Sep 10, 2011

The Cow Town Low Down: People Food

Sorry for the drought of posts of late.  Heavy into field season here on the Prairies so I've spent more time here and here.  

Brule Coal Mine 1920s

CPR Barn, Vulcan County (built by the Canadian Pacific Railway in 1910s to encourage settlement)

We also finally bucked up and bought ourselves a fancy new charcoal bbq from Weber and have been lounging in our sparkly new backyard eating copious amounts of smoky meat. Alberta is famous for its beef and since we moved here we have thoroughly enjoyed exponentially increasing our cholesterol to dangerous levels.  

Patiently waiting for the coals to heat

Apart from recycling houses, I am strongly attuned to supporting local markets, eating locally.  I am constantly harping on my kids and husband to learn the difference between food grown/raised locally and that shipped in from Mexico or New Zealand. The 100 mile diet is tough in Alberta.  The growing season is short and winters are nippy.  Sufficient for growing wheat and canola and ranching. But certainly not the most well rounded diet to eat locally.  So whenever possible, I buy local produce and meat and have attempted to grow what I have deemed my experimental garden (results revealed in a future post*). 
I buy most of my meat from People Food in Spruce Cliff. They work with local farmers like TK Farms who care about their animals, just like they do in Portland...  


People Food is also one of the few spots in Calgary that is gluten free.  I have been gluten free(ish) for the last year and a half and have had a difficult time sourcing gluten free products in Calgary. So People Food is a one stop shop for gluten free products, organic meat, and gluten free meals and deserts. I had the opportunity to tour the People Food kitchen, (and sample) meet the gracious staff (while sampling) and interview owners Brent Boeckx and Linda Nainaar**.   
LMCMHP: People Food.  Love the name of your shop.  Can you tell me about why this name has meaning for you?

Gluten-free pastas, coffe and Seinfeld
Chef Jordan preparing some fresh salsa
People Food: i have had a few places that i have owned and i always liked naming the companies.  When we started thinking about naming this place we were still amazed at the names that people give their companies, they were so.... common.  everyone seems to outshine everyone else in their names: paramount, pinnacle, summit,  the list goes on and on.  with this, i really wanted it to be different, something so different and something so common.  that was the exercise and it took some time to make it simple.

we knew we wanted to have a company making food for people. that was what it came down to. as it stared at us in the face for god knows how long i just told linda that it should be people food. i said i have no idea how to make dog food or cat food (and it's been done to death by the good folks at Purina) but people food??  we looked at each other and laughed at how funny and great it was at the same time. from there i was 100% sure that some company or someone would have had to come up with that name, but they didn't.  before we started up our company, i bought the domain names and secured the name.  the next day we went to my lawyer and formed the company.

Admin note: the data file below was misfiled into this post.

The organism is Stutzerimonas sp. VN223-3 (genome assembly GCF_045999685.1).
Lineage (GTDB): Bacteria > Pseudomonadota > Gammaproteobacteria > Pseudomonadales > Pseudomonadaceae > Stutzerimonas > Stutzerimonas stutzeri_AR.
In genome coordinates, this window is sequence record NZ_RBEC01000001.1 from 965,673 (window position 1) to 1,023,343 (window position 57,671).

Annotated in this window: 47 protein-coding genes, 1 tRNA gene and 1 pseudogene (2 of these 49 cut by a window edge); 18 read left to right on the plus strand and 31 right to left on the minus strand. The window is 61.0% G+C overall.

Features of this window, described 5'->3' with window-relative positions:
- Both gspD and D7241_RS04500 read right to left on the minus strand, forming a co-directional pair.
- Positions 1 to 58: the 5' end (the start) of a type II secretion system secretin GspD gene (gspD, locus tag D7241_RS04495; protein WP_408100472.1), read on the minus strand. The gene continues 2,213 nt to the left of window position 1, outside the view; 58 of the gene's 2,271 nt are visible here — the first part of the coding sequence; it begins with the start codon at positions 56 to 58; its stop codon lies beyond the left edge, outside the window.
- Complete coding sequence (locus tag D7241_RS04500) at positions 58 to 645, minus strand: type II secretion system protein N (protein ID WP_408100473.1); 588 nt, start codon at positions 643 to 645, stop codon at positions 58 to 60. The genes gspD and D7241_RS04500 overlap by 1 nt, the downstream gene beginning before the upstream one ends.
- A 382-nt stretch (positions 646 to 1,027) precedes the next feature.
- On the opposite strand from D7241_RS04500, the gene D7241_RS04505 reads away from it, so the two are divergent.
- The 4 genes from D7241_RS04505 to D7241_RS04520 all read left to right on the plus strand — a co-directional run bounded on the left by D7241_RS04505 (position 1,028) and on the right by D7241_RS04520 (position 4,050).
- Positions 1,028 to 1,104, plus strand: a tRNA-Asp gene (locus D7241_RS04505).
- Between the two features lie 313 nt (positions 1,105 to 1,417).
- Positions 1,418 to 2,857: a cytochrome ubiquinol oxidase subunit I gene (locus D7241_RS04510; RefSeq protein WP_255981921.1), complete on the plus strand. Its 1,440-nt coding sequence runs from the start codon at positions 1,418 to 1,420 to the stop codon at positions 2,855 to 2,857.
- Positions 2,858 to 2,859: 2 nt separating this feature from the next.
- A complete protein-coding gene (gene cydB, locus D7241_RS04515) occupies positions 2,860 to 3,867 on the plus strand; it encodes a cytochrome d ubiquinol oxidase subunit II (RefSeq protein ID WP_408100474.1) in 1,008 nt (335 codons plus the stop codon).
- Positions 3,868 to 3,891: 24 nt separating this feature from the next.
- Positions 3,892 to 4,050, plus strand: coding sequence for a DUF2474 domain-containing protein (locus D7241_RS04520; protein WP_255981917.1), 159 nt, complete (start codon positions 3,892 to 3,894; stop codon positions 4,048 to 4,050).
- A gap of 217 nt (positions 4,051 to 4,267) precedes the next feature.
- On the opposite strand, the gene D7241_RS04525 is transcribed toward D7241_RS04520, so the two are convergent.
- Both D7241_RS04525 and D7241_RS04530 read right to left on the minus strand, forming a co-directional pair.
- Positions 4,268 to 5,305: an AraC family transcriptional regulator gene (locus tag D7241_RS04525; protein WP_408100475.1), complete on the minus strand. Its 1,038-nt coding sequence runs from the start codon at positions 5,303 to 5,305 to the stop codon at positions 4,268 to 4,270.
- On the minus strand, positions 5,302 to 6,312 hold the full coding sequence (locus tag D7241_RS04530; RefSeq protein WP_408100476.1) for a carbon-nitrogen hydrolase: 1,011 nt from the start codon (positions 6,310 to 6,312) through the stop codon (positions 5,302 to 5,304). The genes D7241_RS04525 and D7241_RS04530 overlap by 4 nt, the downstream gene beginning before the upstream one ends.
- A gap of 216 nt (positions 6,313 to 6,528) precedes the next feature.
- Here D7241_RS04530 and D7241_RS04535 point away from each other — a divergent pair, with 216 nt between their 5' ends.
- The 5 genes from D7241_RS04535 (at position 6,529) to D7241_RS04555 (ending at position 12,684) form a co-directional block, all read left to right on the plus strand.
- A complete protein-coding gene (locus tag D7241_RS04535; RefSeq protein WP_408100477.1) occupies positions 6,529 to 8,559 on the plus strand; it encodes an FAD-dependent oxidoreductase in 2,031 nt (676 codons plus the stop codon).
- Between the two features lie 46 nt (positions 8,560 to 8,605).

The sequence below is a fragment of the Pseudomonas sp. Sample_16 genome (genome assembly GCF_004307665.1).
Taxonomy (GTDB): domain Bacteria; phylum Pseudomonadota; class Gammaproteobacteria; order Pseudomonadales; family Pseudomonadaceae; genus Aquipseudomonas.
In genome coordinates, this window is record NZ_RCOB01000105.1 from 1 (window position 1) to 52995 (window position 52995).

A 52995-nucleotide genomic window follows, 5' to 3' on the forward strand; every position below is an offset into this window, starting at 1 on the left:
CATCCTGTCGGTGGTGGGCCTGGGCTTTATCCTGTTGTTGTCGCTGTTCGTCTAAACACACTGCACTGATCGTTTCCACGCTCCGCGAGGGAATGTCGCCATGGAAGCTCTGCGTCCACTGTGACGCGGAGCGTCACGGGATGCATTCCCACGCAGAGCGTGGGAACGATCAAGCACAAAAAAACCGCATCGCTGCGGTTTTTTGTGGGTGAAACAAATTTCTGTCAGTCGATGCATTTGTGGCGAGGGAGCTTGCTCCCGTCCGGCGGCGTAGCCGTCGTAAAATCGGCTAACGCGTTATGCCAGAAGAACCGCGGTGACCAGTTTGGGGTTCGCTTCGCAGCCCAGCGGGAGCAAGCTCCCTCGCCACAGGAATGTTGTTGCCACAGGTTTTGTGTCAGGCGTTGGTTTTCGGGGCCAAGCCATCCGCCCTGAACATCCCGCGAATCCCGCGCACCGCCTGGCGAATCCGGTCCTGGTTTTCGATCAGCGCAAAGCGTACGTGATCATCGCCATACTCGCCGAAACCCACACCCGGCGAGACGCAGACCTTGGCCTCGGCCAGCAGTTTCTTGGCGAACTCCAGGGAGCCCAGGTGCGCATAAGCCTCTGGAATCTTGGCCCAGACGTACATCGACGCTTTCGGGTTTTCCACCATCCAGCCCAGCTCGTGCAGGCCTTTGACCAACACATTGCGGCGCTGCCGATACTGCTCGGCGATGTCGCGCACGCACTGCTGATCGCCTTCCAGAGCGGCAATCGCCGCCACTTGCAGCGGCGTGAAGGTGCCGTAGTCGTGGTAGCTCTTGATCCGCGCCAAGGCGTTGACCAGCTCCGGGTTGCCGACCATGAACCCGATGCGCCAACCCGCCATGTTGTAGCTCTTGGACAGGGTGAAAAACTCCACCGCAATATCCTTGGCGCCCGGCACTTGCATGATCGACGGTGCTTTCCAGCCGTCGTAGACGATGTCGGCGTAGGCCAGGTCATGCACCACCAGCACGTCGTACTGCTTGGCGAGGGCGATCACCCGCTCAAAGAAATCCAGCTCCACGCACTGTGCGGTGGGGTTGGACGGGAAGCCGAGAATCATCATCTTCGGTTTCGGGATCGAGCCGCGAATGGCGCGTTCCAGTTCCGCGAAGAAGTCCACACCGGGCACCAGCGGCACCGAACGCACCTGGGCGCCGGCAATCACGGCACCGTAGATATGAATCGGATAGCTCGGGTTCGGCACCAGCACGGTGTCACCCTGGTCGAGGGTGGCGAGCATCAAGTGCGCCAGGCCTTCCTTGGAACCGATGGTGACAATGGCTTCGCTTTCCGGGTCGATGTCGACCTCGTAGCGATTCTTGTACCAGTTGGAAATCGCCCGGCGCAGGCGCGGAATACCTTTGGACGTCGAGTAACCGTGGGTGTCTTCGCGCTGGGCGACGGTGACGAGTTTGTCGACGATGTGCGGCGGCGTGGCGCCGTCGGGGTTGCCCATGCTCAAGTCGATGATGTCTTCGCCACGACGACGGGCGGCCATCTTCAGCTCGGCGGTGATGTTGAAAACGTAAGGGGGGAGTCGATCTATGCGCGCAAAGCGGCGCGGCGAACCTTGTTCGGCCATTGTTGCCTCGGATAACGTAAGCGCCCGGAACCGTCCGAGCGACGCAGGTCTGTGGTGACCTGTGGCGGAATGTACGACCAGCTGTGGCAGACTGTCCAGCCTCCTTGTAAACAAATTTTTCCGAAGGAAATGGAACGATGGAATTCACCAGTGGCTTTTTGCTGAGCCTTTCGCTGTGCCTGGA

the name of people food is quite important to linda and i.  everything was important and everything was a very conscious decision.   down to the school bus yellow to the generic way the text is written.  i wanted everything to look common, like no name food: something that people have seen all of their lives and know it, but don't pay attention to it.  i wanted everything that we do to look like it has been around forever, and yet it was all brand new. to that, every designer we met with told us how completely wrong it was.  how plain everything looked and how embarrassed these people were to work on our project.  we ended up doing everything on our own because it seemed that it was only us had an understanding of what we wanted and how simple and effortless we wanted it to look. 
Yummy goodies!

LMCMHP: I am officially blaming People Food for my recent weight gain from those scrumptious gluten-free Chocolate Zucchini muffins. What inspired you to go gluten-free at People Food?  

PF: we never really set out to do it, but as luck would have it, about a month before we opened we figured that i had Celiac disease; we were going to open in a month and:
 a) if i did not do gluten free food, i would not be able to eat my own food.
 b) i was truly amazed at what my choices were for gluten free food.  you can always buy a cookie or a snack, but food was really hard to find. we knew that the goal was to make all of our food taste like food.  it didn't give us a lot of time to prepare but we certainly knew what we wanted to do.  it was tricky, but we had no choice, and timing is everything.